Soul Nebula

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The Soul Nebula (Westerhout 5) is an emission nebula located in the constellation Cassiopeia. It forms a famous pair known as the Heart and Soul with the neighbouring Heart Nebula (IC 1805). The Soul Nebula is sometimes also known as the Embryo Nebula or IC 1848, which is a designation used for the open star cluster embedded within the nebula.

The Heart and Soul Nebulae complex spans an area about 300 light years across and is a vast star-forming region illuminated by the light of the young stars surrounded by star-forming clouds of dust and gas. The two large clouds are separated by only 2.5 degrees and physically connected by a bridge of gas. The stars in the region are less than a few million years old and are only beginning their life. For comparison, our Sun has been around for almost 5 billion years.

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Soul Nebula (IC 1848). Image: Oliver Stein

The Soul Nebula is about 100 light years across and has an estimated age of 1 million years. It contains several small open stars clusters. IC 1848 is embedded in the body of the nebula, while the clusters CR 34, 632 and 634 can be seen in the head. Small emission nebulae IC 1871, 670 and 669 are located just next to the Soul Nebula.

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The Heart and Soul nebulae are seen in this infrared mosaic from NASA’s Wide-field Infrared Survey Explorer, or WISE. Also visible near the bottom of this image are two galaxies, Maffei 1 and Maffei 2. Maffei 1 is the bluish elliptical object and Maffei 2 is the spiral galaxy. All four infra-red detectors aboard WISE were used to make this image. Colour is representational: blue and cyan represent infra-red light at wavelengths of 3.4 and 4.6 microns, which is dominated by light from stars. Green and red represent light at 12 and 22 microns, which is mostly light from warm dust. Image: NASA/JPL-Caltech/UCLA

The Soul Nebula is being carved out by the stellar winds from the stars embedded within it, a process that leaves behind large pillars of material pointing inwards. These pillars are very dense and have stars forming at their tips. Each pillar spans about 10 light years.

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IC 1871. Image: Wikimedia Commons/Swagastro

The nebula is home to W5, a radio source that spans an area roughly the size of four full Moons. The radio source has large cavities that are the result of the nearby massive stars’ winds and radiation carving the nebula, pushing the gas together and causing it to ignite to form new stars.

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Generations of stars can be seen in this new infrared portrait from NASA’s Spitzer Space Telescope. In this wispy star-forming region, called W5, the oldest stars can be seen as blue dots in the centers of the two hollow cavities (other blue dots are background and foreground stars not associated with the region). Younger stars line the rims of the cavities, and some can be seen as pink dots at the tips of the elephant-trunk-like pillars. The white knotty areas are where the youngest stars are forming. Red shows heated dust that pervades the region’s cavities, while green highlights dense clouds. W5 spans an area of sky equivalent to four full moons and is about 6,500 light-years away in the constellation Cassiopeia. The Spitzer picture was taken over a period of 24 hours. Like other massive star-forming regions, such as Orion and Carina, W5 contains large cavities that were carved out by radiation and winds from the region’s most massive stars. According to the theory of triggered star-formation, the carving out of these cavities pushes gas together, causing it to ignite into successive generations of new stars. This image contains some of the best evidence yet for the triggered star-formation theory. Image: NASA/JPL-Caltech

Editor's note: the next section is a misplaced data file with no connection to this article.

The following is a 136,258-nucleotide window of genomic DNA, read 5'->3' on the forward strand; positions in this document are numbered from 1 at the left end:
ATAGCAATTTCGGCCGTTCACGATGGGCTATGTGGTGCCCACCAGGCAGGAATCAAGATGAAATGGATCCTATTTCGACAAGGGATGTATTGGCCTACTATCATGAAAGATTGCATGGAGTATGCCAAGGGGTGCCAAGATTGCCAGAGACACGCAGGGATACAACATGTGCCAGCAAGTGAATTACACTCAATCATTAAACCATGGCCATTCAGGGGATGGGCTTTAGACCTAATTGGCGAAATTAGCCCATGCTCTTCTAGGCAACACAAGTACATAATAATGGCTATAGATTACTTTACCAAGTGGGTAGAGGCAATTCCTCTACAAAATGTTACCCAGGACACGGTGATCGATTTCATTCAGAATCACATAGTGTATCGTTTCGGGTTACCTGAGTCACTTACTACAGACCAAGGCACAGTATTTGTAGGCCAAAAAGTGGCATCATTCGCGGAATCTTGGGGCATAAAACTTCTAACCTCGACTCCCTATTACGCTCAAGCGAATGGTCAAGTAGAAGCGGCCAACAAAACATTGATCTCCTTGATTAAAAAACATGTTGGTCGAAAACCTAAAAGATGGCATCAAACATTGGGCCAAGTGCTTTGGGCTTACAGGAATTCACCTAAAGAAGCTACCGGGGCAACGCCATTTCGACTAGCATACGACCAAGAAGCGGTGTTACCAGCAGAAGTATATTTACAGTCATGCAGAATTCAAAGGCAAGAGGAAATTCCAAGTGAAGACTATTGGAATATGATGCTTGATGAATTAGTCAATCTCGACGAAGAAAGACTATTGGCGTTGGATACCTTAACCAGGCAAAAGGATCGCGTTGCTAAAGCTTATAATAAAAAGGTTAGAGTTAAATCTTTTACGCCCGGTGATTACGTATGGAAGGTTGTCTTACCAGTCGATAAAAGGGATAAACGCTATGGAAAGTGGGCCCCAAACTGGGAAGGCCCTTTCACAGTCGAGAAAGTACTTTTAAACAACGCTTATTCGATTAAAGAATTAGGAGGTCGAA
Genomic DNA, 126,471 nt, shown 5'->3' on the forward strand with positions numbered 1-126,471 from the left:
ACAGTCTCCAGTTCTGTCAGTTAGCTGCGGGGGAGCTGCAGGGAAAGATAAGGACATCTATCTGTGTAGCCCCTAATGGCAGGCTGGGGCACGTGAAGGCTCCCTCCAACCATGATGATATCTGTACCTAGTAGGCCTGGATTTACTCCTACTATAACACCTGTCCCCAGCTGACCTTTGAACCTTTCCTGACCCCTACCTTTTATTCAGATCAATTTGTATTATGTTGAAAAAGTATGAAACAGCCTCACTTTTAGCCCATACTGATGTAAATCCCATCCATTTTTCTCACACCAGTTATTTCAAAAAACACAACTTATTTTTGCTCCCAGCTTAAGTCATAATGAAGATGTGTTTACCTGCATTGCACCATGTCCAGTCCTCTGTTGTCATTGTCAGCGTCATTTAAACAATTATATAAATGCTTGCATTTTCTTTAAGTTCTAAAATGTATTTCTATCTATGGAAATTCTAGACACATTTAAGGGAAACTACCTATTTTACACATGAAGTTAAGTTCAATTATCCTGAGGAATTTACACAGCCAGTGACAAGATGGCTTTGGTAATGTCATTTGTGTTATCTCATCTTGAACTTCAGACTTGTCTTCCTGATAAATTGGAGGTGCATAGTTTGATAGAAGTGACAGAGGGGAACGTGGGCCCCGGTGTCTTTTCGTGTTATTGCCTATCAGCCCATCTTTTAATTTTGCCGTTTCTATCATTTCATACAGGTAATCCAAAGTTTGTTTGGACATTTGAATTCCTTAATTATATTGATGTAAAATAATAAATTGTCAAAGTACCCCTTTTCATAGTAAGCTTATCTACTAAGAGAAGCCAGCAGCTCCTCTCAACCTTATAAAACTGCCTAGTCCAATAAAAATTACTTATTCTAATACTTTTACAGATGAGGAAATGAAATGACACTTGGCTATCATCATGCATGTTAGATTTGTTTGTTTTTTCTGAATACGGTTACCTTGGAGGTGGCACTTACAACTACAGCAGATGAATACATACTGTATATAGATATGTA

Studies of the region have shown that the stars are progressively and systematically younger the more distant they are from the centre of these cavities.

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Soul Nebula (IC 1848). Image: Adam Block/Mount Lemmon SkyCenter/University of Arizona

The Soul Nebula lies in the vicinity of several notable deep sky objects: the galaxies Maffei 1 and Maffei 2, the Fishhead Nebula (IC 1795), and the famous Double Cluster in Perseus.


find heart and soul nebulae

Heart and Soul Nebulae location. Image: Wikisky

Soul Nebula – Westerhout 5

Constellation: Cassiopeia
Right ascension: 02h 55m 24s
Declination: +60°24’36”
Apparent size: 150′ x 75′
Distance: 7,500 light years
Absolute magnitude: 6.5
Designations: Soul Nebula, Westerhout 5, Embryo Nebula, Sharpless 2-199, Sh2-199, LBN 667, IC 1848 (open cluster)